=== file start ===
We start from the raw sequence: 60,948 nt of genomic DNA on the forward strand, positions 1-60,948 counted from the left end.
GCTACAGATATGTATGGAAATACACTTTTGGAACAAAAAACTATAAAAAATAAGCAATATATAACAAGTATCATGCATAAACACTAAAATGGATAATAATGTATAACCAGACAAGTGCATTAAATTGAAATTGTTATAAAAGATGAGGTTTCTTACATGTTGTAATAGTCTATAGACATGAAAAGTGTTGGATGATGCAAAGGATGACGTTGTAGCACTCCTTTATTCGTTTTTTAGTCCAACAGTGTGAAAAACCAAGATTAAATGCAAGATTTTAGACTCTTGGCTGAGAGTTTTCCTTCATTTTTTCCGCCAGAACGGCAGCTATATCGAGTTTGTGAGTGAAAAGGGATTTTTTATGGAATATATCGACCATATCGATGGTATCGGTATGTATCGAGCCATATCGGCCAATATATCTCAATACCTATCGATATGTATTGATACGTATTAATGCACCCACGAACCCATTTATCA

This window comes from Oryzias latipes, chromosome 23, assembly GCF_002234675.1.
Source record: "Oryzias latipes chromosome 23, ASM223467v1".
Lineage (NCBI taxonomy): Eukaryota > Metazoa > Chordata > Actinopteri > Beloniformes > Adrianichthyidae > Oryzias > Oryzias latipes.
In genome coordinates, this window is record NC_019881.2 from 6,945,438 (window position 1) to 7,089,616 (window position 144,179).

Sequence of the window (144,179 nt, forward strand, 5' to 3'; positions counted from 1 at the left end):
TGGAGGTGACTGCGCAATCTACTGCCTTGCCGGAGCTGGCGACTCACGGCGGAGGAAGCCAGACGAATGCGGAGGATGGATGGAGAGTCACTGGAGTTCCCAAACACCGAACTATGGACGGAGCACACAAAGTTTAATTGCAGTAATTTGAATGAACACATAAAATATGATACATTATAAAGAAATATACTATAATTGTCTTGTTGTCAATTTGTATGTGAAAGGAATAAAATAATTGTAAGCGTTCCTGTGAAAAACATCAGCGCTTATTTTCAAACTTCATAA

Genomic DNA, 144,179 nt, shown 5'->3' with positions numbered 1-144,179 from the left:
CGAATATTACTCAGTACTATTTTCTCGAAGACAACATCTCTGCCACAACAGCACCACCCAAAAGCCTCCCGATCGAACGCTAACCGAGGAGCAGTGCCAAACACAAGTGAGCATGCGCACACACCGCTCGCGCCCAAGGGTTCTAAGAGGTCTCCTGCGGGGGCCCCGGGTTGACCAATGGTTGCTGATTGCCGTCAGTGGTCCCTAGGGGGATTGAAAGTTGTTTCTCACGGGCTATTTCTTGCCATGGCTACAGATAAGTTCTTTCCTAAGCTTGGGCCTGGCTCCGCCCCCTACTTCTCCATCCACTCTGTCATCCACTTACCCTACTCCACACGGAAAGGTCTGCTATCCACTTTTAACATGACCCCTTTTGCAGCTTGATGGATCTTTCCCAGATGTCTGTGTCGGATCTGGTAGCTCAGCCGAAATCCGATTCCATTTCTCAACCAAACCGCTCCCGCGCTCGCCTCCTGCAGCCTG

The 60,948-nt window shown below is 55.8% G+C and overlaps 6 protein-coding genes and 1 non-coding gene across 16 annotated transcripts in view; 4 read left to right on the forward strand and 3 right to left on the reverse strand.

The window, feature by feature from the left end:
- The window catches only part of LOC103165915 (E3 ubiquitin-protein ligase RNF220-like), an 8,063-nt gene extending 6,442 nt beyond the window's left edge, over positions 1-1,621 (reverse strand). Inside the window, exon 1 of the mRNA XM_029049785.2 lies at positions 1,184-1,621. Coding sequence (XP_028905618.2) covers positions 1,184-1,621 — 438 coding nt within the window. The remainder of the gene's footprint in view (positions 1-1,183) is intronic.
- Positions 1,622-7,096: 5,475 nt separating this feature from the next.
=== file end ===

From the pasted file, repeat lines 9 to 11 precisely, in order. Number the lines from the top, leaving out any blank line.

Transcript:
Genomic DNA, 144,179 nt, shown 5'->3' with positions numbered 1-144,179 from the left:
CGAATATTACTCAGTACTATTTTCTCGAAGACAACATCTCTGCCACAACAGCACCACCCAAAAGCCTCCCGATCGAACGCTAACCGAGGAGCAGTGCCAAACACAAGTGAGCATGCGCACACACCGCTCGCGCCCAAGGGTTCTAAGAGGTCTCCTGCGGGGGCCCCGGGTTGACCAATGGTTGCTGATTGCCGTCAGTGGTCCCTAGGGGGATTGAAAGTTGTTTCTCACGGGCTATTTCTTGCCATGGCTACAGATAAGTTCTTTCCTAAGCTTGGGCCTGGCTCCGCCCCCTACTTCTCCATCCACTCTGTCATCCACTTACCCTACTCCACACGGAAAGGTCTGCTATCCACTTTTAACATGACCCCTTTTGCAGCTTGATGGATCTTTCCCAGATGTCTGTGTCGGATCTGGTAGCTCAGCCGAAATCCGATTCCATTTCTCAACCAAACCGCTCCCGCGCTCGCCTCCTGCAGCCTG

The 60,948-nt window shown below is 55.8% G+C and overlaps 6 protein-coding genes and 1 non-coding gene across 16 annotated transcripts in view; 4 read left to right on the forward strand and 3 right to left on the reverse strand.